Epocrates, a developer of medical reference software, has expanded its offerings into the EHR (electronic health record) space. Medical practices of 10 or fewer physicians can now access its health record application on the Apple iPhone, iPod Touch and from the Web.
The company announced the application, called Epocrates EHR, July 27.
The SaaS (software as a service) product will allow doctors to record notes from patient exams, integrate data from labs and prescribe medication electronically. A Task Manager appears on all screens in the software to helps doctors manage their workflow. They can use the tool to manage email, refill prescriptions and order lab tests.
Remotely, doctors can access patient records and schedule appointments. Epocrates also provides a reference database on diseases and prescription drugs.
In addition, the vendor offers educational tools related to codes and medical terms and allows doctors to check for drug interactions. The vendor links its mobile applications to Walgreens' discount medication list.
In the initial rollout of its EHR software, Epocrates will focus on small physician practices. "Based on our decade-long legacy of developing point-of-care solutions, we are in an ideal position to systematically build and introduce a solution geared toward the needs of solo and small group practices," Rose Crane, president and CEO of Epocrates, said in a statement.
In product updates, Epocrates will add additional functionality based on the federal government's meaningful-use guidelines. "In future phases, we will introduce capabilities that support and engage patients, such as the patient portal, and other features that align with the meaningful-use criteria," Crane wrote in an email to eWEEK.
In November Epocrates acquired Modality, a health care software developer, to enhance its presence on the Apple iOS platform. Although the company was unable to give a timeline, it also plans versions for the iPad and Google Android devices.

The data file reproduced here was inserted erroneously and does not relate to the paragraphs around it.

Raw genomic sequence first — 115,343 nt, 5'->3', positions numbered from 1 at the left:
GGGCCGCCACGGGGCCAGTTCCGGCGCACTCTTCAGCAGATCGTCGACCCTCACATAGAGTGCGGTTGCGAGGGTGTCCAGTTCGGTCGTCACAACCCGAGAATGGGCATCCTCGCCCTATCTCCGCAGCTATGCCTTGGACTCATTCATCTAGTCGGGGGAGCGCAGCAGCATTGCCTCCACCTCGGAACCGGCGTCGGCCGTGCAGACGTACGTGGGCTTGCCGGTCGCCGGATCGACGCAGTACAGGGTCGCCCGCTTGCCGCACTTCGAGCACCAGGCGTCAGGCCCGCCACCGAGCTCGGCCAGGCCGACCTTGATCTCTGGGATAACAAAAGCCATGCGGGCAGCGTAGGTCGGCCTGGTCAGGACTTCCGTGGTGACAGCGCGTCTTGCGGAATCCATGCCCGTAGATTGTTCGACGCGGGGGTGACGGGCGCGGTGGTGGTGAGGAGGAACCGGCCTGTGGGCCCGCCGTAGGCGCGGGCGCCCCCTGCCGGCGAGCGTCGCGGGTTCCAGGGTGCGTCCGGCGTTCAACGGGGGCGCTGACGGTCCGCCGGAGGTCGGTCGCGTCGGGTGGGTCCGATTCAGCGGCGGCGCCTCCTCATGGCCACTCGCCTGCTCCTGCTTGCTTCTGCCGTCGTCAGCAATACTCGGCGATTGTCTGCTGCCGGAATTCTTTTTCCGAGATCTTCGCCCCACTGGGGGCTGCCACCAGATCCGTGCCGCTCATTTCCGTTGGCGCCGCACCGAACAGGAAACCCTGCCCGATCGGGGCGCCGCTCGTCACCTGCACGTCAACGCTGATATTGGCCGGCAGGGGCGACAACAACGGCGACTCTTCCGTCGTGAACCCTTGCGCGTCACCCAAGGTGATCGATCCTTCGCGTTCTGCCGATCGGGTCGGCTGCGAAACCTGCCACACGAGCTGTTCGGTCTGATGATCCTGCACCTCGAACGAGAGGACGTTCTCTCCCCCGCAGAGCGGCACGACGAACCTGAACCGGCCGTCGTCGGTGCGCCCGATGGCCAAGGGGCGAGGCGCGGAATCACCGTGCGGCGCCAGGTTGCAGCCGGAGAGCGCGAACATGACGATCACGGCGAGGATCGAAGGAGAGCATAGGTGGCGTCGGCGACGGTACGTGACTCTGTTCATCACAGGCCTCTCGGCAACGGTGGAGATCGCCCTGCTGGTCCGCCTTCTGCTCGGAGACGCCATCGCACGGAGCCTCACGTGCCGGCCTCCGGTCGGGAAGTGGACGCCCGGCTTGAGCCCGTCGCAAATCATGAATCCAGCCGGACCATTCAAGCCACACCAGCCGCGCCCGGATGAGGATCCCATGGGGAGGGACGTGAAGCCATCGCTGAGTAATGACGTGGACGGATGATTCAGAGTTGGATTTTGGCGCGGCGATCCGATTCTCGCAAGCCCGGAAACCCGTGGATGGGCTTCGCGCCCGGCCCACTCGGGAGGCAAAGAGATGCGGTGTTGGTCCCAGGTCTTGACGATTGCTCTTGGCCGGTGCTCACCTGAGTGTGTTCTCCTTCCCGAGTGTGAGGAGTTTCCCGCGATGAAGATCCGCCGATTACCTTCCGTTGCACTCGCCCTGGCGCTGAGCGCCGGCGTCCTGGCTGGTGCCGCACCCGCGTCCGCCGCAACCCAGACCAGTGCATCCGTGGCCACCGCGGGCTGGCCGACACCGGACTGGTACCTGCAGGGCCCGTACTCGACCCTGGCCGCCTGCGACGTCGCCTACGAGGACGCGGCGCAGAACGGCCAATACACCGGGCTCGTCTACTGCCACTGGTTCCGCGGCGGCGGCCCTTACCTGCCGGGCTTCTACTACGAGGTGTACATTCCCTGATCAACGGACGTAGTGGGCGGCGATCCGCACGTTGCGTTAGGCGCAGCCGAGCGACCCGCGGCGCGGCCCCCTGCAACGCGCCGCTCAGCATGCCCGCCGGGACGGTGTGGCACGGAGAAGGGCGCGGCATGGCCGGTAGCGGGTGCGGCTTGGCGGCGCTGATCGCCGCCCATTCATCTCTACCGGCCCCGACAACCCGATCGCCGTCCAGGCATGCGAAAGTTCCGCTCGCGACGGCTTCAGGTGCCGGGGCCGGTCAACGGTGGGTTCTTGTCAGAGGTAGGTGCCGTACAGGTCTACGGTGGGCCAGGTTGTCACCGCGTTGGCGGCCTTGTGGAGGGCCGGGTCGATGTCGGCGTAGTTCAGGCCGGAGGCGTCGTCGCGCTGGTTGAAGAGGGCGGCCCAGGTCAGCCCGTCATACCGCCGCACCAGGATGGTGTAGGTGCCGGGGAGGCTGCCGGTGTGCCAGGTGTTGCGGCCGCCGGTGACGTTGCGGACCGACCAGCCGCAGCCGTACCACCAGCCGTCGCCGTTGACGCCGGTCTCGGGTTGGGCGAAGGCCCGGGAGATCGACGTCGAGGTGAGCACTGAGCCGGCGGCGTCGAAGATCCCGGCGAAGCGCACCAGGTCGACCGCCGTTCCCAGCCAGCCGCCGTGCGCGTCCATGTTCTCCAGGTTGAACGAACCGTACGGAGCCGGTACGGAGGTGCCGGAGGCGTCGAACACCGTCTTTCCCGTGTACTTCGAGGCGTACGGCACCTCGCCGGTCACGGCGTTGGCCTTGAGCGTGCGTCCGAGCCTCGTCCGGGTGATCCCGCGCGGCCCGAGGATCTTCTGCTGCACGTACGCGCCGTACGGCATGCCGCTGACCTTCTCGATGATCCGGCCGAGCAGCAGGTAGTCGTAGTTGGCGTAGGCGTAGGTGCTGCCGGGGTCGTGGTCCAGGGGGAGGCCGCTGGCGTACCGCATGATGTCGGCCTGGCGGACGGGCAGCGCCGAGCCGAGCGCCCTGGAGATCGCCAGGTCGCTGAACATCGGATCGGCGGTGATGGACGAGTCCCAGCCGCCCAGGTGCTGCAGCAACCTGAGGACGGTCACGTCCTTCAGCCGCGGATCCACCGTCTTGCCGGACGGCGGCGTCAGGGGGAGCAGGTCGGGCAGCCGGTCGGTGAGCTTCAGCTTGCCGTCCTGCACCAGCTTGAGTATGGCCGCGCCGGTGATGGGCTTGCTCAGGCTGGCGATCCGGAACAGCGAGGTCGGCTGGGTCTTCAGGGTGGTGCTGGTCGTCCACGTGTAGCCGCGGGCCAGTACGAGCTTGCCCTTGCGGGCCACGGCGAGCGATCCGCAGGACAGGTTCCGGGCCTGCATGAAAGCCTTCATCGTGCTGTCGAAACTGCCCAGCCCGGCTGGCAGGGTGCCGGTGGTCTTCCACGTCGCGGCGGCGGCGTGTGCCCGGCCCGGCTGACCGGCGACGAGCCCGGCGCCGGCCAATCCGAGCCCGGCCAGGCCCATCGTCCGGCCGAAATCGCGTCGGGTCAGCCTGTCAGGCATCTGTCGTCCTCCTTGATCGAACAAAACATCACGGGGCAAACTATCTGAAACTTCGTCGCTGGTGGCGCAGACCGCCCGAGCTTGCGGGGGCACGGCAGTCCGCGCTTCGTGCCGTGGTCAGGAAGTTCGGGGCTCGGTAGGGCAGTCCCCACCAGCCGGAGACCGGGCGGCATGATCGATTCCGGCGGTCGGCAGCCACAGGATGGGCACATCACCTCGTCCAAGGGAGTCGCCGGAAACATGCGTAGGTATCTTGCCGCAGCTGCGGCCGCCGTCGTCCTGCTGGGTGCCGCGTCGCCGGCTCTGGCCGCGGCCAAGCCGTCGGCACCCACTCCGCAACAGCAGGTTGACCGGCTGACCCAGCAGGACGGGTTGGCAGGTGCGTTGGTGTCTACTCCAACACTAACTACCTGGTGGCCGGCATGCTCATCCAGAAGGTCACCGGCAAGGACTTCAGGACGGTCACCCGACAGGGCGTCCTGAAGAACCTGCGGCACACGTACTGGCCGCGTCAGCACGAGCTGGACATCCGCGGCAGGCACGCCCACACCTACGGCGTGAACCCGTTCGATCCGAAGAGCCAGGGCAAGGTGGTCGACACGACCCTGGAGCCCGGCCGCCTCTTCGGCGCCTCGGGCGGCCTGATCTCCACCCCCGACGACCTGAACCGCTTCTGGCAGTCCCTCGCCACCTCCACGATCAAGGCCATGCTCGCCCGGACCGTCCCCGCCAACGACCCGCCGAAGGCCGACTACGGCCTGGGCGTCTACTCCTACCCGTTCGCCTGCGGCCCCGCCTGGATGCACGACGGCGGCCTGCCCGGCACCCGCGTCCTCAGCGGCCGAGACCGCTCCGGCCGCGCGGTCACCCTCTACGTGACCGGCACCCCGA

"We will design for each digital platform based on what makes sense with the physician's workflow. For example, physicians may view charts on their iPhone, choose from drop-down menus on the iPad and type online to enter charts," Crane said.
Epocrates encrypts all patient data and stores it in multiple server locations, the company reports.
When building its EHR software, Epocrates sought feedback from users of its other health care applications. "We have incorporated physician feedback throughout the development process to ensure every design element fits easily into the physicians' workflow and contributes to better patient outcomes," Crane said. "We can envision a future where our EHR solution is the nucleus of physician and patient communication and education."
The text-to-speech features of DrChrono's EHR app for the iPad are also designed to limit interruptions during patient exams and improve communication between doctors and patients.
As physicians adopt EHR applications to satisfy federal mandates on meaningful use of health records, the software may not necessarily improve the quality of patient care, according to a recent report by Stanford University researchers.
Still, both mobile technology and EHRs will lead to 24 percent growth in health care IT, research firm RNCOS reports.